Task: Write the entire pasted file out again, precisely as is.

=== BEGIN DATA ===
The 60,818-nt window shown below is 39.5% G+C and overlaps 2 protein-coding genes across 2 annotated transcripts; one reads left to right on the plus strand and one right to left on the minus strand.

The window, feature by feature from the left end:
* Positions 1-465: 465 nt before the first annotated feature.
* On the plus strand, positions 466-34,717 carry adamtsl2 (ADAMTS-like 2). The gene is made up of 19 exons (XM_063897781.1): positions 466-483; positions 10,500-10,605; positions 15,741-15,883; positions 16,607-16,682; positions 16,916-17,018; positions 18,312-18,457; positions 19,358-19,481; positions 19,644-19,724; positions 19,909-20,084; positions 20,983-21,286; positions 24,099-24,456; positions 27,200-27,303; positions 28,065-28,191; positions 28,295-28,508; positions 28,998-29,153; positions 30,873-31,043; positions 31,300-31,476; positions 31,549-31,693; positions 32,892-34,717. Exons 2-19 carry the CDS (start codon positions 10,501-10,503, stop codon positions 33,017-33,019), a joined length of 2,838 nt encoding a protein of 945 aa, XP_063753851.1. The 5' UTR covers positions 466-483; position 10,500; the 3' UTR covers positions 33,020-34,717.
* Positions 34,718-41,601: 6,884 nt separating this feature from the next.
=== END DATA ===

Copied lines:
The 60,818-nt window shown below is 39.5% G+C and overlaps 2 protein-coding genes across 2 annotated transcripts; one reads left to right on the plus strand and one right to left on the minus strand.

The window, feature by feature from the left end:
* Positions 1-465: 465 nt before the first annotated feature.
* On the plus strand, positions 466-34,717 carry adamtsl2 (ADAMTS-like 2). The gene is made up of 19 exons (XM_063897781.1): positions 466-483; positions 10,500-10,605; positions 15,741-15,883; positions 16,607-16,682; positions 16,916-17,018; positions 18,312-18,457; positions 19,358-19,481; positions 19,644-19,724; positions 19,909-20,084; positions 20,983-21,286; positions 24,099-24,456; positions 27,200-27,303; positions 28,065-28,191; positions 28,295-28,508; positions 28,998-29,153; positions 30,873-31,043; positions 31,300-31,476; positions 31,549-31,693; positions 32,892-34,717. Exons 2-19 carry the CDS (start codon positions 10,501-10,503, stop codon positions 33,017-33,019), a joined length of 2,838 nt encoding a protein of 945 aa, XP_063753851.1. The 5' UTR covers positions 466-483; position 10,500; the 3' UTR covers positions 33,020-34,717.
* Positions 34,718-41,601: 6,884 nt separating this feature from the next.